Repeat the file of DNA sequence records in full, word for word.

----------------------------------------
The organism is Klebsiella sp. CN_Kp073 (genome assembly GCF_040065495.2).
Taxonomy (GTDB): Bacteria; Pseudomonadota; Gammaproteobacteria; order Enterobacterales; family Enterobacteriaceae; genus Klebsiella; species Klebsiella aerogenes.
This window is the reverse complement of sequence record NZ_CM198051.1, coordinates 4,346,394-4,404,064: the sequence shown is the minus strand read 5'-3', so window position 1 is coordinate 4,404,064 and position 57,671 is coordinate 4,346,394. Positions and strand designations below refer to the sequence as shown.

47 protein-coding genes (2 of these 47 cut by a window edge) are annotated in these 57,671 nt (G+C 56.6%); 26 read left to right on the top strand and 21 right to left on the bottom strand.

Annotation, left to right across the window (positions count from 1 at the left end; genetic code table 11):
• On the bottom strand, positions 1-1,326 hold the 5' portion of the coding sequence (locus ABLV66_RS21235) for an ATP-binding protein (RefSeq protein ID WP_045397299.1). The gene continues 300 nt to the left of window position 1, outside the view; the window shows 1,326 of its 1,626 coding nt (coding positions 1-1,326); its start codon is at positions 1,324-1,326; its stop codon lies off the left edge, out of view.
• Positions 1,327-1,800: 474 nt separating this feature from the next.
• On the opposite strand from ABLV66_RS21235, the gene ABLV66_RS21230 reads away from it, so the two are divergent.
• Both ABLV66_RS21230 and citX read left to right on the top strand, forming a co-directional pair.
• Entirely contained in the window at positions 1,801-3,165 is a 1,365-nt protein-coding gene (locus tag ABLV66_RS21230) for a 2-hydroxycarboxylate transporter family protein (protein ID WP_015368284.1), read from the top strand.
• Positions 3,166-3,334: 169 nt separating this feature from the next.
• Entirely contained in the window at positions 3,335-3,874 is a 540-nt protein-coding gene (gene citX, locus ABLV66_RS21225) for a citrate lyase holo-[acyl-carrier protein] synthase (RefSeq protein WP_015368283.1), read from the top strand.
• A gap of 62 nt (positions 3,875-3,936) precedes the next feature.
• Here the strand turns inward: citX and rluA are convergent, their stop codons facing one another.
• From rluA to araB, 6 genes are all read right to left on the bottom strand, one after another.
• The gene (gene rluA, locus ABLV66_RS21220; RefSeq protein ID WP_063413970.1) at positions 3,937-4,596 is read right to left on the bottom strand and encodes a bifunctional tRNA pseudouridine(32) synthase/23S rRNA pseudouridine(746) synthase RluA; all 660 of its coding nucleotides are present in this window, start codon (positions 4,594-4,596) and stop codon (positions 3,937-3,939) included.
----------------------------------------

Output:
The organism is Klebsiella sp. CN_Kp073 (genome assembly GCF_040065495.2).
Taxonomy (GTDB): Bacteria; Pseudomonadota; Gammaproteobacteria; order Enterobacterales; family Enterobacteriaceae; genus Klebsiella; species Klebsiella aerogenes.
This window is the reverse complement of sequence record NZ_CM198051.1, coordinates 4,346,394-4,404,064: the sequence shown is the minus strand read 5'-3', so window position 1 is coordinate 4,404,064 and position 57,671 is coordinate 4,346,394. Positions and strand designations below refer to the sequence as shown.

47 protein-coding genes (2 of these 47 cut by a window edge) are annotated in these 57,671 nt (G+C 56.6%); 26 read left to right on the top strand and 21 right to left on the bottom strand.

Annotation, left to right across the window (positions count from 1 at the left end; genetic code table 11):
• On the bottom strand, positions 1-1,326 hold the 5' portion of the coding sequence (locus ABLV66_RS21235) for an ATP-binding protein (RefSeq protein ID WP_045397299.1). The gene continues 300 nt to the left of window position 1, outside the view; the window shows 1,326 of its 1,626 coding nt (coding positions 1-1,326); its start codon is at positions 1,324-1,326; its stop codon lies off the left edge, out of view.
• Positions 1,327-1,800: 474 nt separating this feature from the next.
• On the opposite strand from ABLV66_RS21235, the gene ABLV66_RS21230 reads away from it, so the two are divergent.
• Both ABLV66_RS21230 and citX read left to right on the top strand, forming a co-directional pair.
• Entirely contained in the window at positions 1,801-3,165 is a 1,365-nt protein-coding gene (locus tag ABLV66_RS21230) for a 2-hydroxycarboxylate transporter family protein (protein ID WP_015368284.1), read from the top strand.
• Positions 3,166-3,334: 169 nt separating this feature from the next.
• Entirely contained in the window at positions 3,335-3,874 is a 540-nt protein-coding gene (gene citX, locus ABLV66_RS21225) for a citrate lyase holo-[acyl-carrier protein] synthase (RefSeq protein WP_015368283.1), read from the top strand.
• A gap of 62 nt (positions 3,875-3,936) precedes the next feature.
• Here the strand turns inward: citX and rluA are convergent, their stop codons facing one another.
• From rluA to araB, 6 genes are all read right to left on the bottom strand, one after another.
• The gene (gene rluA, locus ABLV66_RS21220; RefSeq protein ID WP_063413970.1) at positions 3,937-4,596 is read right to left on the bottom strand and encodes a bifunctional tRNA pseudouridine(32) synthase/23S rRNA pseudouridine(746) synthase RluA; all 660 of its coding nucleotides are present in this window, start codon (positions 4,594-4,596) and stop codon (positions 3,937-3,939) included.